Sharing the cost of buying a home
Discover different ways to get on the property ladder
Buying your first home is an exciting time, but it's also a big financial commitment. So it's important to understand all your options. One option is to apply for a traditional mortgage, but if you're struggling to save for a deposit, don't worry. There are other options available that allow you to spread the cost of buying and get on that property ladder.
Your three main options
There are three main ways to spread the cost of buying your first home. Depending on the amount of deposit you have, how much you can afford to borrow, whether you want a new or existing property or if you want to own 100% of your home, one of these might be right for you.
Option 1: Help to Buy equity loan scheme
The Government-backed Help to Buy equity loan scheme can give you a helping hand to get moving. (Please note HSBC does not offer mortgages in respect of properties being purchased under this scheme).
Help to Buy equity loan: the Government will lend you up to 20% of the value of your new build home which could initially help reduce your monthly repayments.
- You only need a 5% deposit which means that you only need to borrow 75% of the value of the property you wish to buy.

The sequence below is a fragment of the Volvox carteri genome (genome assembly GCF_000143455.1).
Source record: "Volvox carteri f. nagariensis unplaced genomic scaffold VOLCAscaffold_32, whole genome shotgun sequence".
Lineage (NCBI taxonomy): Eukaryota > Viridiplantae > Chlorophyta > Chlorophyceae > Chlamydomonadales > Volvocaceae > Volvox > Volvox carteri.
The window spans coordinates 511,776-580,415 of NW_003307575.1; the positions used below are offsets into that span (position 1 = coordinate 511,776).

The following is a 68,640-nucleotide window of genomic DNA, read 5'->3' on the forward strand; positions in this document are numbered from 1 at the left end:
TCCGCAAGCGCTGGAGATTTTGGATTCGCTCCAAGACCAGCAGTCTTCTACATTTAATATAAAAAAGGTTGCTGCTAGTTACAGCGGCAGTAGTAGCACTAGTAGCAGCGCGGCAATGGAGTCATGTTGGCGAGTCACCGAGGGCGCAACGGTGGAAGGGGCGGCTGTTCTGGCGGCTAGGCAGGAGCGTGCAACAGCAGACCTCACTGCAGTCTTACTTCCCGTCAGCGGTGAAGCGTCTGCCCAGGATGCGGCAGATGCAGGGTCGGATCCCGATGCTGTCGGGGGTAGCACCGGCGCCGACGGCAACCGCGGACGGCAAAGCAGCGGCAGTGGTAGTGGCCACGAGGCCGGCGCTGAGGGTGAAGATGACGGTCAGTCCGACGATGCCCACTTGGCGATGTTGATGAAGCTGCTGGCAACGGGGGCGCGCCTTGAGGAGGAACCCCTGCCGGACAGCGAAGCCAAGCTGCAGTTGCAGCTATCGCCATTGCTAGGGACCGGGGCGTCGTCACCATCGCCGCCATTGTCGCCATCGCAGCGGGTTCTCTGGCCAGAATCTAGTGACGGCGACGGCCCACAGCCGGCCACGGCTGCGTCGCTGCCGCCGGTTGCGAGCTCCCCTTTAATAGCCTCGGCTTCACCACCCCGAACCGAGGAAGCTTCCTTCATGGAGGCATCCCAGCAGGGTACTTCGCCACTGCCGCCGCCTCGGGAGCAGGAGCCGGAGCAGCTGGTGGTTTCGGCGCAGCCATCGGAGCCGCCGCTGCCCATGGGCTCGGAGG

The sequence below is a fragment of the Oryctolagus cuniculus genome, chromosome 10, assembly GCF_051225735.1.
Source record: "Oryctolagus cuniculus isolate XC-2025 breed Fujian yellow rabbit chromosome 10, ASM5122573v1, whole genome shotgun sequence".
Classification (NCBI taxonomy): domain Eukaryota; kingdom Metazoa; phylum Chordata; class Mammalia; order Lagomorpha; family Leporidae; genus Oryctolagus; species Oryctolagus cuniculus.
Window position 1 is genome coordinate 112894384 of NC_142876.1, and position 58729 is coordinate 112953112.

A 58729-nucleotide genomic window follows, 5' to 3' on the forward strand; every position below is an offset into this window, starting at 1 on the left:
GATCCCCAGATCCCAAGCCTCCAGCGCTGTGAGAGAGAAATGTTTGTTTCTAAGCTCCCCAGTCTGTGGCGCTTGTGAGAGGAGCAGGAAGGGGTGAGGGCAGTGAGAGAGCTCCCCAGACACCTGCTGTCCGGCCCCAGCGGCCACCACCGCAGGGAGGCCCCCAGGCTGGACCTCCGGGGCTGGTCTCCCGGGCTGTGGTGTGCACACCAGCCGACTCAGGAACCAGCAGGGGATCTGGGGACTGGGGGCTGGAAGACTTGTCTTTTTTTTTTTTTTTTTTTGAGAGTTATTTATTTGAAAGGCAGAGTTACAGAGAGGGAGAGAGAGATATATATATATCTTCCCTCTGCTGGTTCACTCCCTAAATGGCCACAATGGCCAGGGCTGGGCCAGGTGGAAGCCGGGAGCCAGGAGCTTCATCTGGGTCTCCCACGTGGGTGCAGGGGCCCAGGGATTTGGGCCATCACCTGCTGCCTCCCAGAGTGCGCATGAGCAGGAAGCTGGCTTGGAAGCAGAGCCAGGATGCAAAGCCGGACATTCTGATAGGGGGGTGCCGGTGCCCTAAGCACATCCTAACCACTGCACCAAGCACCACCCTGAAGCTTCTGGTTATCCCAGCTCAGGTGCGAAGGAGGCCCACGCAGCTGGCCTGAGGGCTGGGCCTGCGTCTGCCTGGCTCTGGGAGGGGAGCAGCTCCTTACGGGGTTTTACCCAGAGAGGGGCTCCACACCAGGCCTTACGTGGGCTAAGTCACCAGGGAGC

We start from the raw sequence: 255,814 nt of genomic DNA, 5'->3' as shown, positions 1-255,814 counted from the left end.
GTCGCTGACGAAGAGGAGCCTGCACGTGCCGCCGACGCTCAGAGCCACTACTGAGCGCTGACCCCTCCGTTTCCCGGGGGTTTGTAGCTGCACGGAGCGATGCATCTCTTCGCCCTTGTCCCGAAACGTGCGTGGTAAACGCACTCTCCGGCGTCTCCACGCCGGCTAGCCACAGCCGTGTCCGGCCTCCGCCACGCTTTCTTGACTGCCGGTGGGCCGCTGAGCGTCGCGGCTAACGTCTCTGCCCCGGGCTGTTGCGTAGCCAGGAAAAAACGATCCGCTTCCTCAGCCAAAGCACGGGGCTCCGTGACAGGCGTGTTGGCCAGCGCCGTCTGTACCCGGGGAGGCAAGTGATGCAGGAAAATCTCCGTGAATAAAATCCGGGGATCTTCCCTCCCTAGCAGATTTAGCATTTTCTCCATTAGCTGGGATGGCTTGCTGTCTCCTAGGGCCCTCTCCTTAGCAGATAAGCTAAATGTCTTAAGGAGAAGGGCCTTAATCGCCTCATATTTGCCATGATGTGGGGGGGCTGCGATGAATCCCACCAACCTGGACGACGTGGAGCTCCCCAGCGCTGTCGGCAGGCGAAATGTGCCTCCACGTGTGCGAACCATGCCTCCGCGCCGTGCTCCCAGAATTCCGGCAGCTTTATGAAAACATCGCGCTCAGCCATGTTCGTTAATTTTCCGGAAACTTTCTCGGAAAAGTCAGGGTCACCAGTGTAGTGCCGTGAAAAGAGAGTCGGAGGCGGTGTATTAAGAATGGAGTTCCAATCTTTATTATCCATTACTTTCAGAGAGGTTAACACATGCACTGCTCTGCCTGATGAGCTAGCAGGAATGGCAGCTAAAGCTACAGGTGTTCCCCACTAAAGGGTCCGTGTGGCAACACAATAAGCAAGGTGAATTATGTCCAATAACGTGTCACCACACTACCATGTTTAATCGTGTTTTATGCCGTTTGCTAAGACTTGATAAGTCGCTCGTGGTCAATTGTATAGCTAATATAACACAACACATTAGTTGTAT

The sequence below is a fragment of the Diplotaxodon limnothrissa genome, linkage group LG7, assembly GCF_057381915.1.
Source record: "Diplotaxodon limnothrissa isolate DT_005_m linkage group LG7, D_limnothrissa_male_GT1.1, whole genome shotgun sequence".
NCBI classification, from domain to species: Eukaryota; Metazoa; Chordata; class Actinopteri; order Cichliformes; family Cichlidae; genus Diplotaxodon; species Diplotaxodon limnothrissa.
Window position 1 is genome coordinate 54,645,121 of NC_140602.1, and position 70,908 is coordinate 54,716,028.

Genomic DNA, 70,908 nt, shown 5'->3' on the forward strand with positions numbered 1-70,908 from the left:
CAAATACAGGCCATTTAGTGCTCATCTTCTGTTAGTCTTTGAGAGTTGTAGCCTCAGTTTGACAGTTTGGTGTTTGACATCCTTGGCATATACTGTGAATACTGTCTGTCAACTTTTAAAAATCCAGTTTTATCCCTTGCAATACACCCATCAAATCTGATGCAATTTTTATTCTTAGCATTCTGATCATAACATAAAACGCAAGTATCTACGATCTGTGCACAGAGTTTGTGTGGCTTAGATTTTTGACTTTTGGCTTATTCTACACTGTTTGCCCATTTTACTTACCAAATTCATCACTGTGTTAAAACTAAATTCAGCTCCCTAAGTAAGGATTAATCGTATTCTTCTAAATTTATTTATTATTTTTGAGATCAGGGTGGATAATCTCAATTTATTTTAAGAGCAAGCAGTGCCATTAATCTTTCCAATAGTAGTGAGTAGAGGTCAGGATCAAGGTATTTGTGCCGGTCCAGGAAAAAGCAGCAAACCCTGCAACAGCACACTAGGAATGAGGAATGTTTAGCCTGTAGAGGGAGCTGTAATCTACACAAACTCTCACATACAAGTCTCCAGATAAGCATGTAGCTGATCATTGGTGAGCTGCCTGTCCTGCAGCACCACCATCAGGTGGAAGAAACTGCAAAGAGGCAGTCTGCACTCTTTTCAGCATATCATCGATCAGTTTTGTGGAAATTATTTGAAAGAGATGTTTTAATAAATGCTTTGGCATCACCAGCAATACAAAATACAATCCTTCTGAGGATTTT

- You will own 100% of your home
- Your equity loan is interest free for 5 years
Option 2: Shared ownership schemes
Shared ownership is an affordable home ownership scheme where you part own, part rent a property from a housing association.
The way it works is simple:
You buy a share of the property, which is normally between 25% and 75%, and pay rent on the share you don't own at a discounted rate. Because you're not buying the whole property outright, you can take out a smaller mortgage and benefit from lower monthly repayments.
You can buy the remaining share in stages until you own 100% of your home. You can do this in your own time, as you can afford it, to suit your financial situation.
Option 3: Shared buying with family or friends
If you're happy to share your home with a friend or family member, you could pool your financial resources and buy together. Not only would this give you a bigger deposit and the freedom to get a bigger mortgage, but you could share the cost of mortgage repayments, bills and maintenance.
As appealing as this option may seem, you need to think of it as a business deal. What if your circumstances change in the future and someone loses their job, gets behind with the bills, or wants to sell their share of the property? It makes financial sense to ask a solicitor to draw up a 'tenancy in common Tooltip:
Definition: A legal agreement that states the property belongs to two or more parties and the specific share each person owns.' agreement so you both know what's expected of you.
What might your agreement cover?
- What share of the property you each own
- How much you contributed to the deposit and mortgage
- How will you share maintenance costs
- If and how you'll rent out rooms
- What happens if one of you wants to sell
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